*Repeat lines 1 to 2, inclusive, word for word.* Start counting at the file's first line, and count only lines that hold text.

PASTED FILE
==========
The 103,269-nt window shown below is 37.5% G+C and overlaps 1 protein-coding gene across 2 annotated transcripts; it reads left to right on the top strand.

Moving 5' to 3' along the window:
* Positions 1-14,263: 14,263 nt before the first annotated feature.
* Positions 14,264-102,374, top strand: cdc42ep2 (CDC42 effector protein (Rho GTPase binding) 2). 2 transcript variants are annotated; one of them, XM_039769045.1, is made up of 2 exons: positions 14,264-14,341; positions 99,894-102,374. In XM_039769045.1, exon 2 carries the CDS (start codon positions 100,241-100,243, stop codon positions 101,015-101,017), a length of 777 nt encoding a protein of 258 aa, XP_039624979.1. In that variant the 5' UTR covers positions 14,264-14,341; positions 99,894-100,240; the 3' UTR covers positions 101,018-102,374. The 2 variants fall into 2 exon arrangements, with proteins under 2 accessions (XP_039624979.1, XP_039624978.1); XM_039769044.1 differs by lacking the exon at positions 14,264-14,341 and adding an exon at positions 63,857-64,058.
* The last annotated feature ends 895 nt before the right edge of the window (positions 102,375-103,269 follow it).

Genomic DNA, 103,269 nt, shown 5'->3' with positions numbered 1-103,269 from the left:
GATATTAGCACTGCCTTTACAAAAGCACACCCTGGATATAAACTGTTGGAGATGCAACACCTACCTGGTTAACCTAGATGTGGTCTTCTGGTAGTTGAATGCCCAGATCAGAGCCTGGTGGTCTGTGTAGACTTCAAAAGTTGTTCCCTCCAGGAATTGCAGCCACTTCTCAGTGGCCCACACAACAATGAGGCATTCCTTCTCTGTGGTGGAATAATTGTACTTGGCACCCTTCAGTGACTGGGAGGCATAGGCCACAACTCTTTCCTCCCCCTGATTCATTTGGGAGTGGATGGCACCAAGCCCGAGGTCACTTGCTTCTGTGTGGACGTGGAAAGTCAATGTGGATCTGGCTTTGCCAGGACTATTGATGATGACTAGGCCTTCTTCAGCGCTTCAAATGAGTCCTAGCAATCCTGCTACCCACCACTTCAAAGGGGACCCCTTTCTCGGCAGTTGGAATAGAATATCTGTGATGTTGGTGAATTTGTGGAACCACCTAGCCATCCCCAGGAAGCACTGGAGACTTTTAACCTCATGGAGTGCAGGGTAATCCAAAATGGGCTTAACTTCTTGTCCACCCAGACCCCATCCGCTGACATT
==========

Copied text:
The 103,269-nt window shown below is 37.5% G+C and overlaps 1 protein-coding gene across 2 annotated transcripts; it reads left to right on the top strand.

Moving 5' to 3' along the window: